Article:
AAMI Foundation Launches Campaign To Promote Continuous Monitoring of Patients on Opioids


For Immediate Release:

November 6, 2014

Foundation Launches Campaign To Promote Continuous Monitoring of Patients on Opioids

The AAMI Foundation, with the support of key industry partners, is launching a multiyear initiative to highlight a potentially devastating patient safety problem—and to make the case for a solution that can save lives.

The issue is that of patients who are on opioids. For patients in pain, the use of such drugs can be invaluable to their well-being and healing. However, their use comes with risks, and can result in respiratory depression, even death, in some patients, a danger that was highlighted in a cover story in AAMI’s peer-reviewed journal, BI&T (Biomedical Instrumentation & Technology). The solution? Continuous monitoring of all patients on opioids.

To that end, the AAMI Foundation has assembled The National Coalition to Promote Continuous Monitoring of Patients on Opioids, and the group is holding its kick-off event next week in Chicago.

“We have a problem that stems from the best of intentions—easing the suffering of patients. However, some patients suffer severe respiratory depression from the use of opioids,” said Marilyn Neder Flack, senior vice president of patient safety initiatives at AAMI and executive director of the AAMI Foundation, which runs the Healthcare Technology Safety Institute. “Since it is currently not possible to predict which patients will have this type of reaction, periodic monitoring of these patients will not detect the early onset of when the patient starts to be in trouble. Failure to promptly detect this change in the patient’s condition can be deadly. The good news is that a solution is out there—continuous electronic monitoring.”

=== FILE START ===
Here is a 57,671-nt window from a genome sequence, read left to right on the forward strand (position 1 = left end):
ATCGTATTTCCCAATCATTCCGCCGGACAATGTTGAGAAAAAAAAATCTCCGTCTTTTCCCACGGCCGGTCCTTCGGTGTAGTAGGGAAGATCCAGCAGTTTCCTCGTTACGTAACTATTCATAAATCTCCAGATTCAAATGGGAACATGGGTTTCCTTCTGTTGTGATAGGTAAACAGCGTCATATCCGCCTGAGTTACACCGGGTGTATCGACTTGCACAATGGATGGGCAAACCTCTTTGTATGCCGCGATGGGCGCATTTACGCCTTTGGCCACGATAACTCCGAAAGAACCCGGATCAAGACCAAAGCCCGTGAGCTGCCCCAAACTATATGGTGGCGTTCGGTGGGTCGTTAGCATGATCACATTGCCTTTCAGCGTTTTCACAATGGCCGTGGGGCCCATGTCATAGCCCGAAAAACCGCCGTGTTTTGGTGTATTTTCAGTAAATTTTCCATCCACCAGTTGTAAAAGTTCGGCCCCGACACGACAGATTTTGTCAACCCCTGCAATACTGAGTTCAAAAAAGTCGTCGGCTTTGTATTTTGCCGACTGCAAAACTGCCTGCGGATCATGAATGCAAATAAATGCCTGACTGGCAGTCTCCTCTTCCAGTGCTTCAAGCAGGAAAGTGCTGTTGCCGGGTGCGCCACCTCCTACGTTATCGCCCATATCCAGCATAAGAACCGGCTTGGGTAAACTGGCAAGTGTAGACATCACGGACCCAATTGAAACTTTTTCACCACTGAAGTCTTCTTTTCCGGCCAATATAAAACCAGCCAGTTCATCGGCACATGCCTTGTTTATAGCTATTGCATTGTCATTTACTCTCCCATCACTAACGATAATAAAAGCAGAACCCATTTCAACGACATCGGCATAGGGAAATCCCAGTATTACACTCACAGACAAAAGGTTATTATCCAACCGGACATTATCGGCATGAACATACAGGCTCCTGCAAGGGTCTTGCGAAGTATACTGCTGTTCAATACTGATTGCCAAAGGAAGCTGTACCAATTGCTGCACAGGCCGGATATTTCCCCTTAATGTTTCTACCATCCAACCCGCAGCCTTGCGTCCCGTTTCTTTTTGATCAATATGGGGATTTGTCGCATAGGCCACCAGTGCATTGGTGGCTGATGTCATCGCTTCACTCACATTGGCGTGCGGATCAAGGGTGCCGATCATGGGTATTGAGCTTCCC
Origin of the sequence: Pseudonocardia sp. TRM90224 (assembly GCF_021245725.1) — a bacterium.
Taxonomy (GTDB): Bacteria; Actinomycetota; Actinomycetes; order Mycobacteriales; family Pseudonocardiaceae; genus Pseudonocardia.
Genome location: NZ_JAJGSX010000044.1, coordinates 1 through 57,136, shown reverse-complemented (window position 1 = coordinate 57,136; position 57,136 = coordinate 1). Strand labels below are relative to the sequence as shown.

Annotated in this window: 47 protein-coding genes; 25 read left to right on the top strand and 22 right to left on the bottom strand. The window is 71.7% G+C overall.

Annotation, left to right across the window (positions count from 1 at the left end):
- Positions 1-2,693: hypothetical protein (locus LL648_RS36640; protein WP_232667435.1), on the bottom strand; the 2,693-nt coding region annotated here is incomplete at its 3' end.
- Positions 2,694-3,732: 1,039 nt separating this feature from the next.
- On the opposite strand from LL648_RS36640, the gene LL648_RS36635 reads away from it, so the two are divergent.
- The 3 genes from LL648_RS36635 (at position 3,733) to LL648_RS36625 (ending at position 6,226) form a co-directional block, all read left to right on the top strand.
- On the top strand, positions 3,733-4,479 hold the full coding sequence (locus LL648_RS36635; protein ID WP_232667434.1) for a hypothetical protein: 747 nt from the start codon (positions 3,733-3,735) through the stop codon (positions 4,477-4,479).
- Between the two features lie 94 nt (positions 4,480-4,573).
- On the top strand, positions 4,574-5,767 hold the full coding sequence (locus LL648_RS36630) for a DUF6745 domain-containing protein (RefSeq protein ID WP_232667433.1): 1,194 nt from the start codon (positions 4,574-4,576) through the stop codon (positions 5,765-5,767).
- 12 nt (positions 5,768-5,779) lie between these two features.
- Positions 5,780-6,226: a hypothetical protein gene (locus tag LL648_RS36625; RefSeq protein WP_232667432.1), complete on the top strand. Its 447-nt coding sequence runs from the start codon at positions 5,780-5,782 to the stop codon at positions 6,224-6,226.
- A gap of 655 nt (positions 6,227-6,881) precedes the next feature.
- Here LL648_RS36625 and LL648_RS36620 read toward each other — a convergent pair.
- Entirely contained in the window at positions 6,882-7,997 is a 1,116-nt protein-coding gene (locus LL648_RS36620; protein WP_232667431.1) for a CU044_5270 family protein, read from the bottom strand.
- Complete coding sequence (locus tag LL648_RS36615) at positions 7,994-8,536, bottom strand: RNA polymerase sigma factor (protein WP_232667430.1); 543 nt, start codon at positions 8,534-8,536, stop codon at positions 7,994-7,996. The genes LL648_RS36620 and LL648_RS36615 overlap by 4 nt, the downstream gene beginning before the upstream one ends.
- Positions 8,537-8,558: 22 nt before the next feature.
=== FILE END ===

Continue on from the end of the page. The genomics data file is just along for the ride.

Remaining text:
On Nov. 14, invited patient safety advocates, researchers, executives in the medical device industry, clinicians, hospital administrators, healthcare technology professionals, representatives from stakeholder-professional societies, and families who have lost loved ones to respiratory depression connected to opioids will gather to build the case for continuous monitoring of all patients receiving opioids.

This effort is unlike past initiatives in this space in that the goal is to develop recommendations for how hospitals can overcome the barriers to continuous monitoring of these patients. Presentations will demonstrate strong financial justification and improved patient outcomes when continuous monitoring is used. Powerful testimonials are expected from families who will talk about their losses.

The campaign is expected to unfold in phases over several years. Through the use of webinars, publications, online resources, conference proceedings, and general outreach, members of the coalition hope to rally the entire healthcare community behind the idea that continuous monitoring must become standard operating procedure for patients on opioids.

“The change won’t happen overnight, but it must happen,” Flack said. “And, working together, we can make it happen.” The current industry partners for this initiative are Covidien, Masimo, Respiratory Motion, the San Diego Patient Safety Council, Connexall, Sotera Wireless, and Early Sense. Others are expected to join the coalition soon. These companies are contributing their time and money to support the work of this new coalition.

For more information about the coalition and its plans, please visit www.aami.org/htsi/opioids/index.html. AAMI (www.aami.org) is a nonprofit organization founded in 1967. It is a diverse community of nearly 7,000 healthcare technology professionals united by one important mission—supporting the healthcare community in the development, management, and use of safe and effective medical technology.

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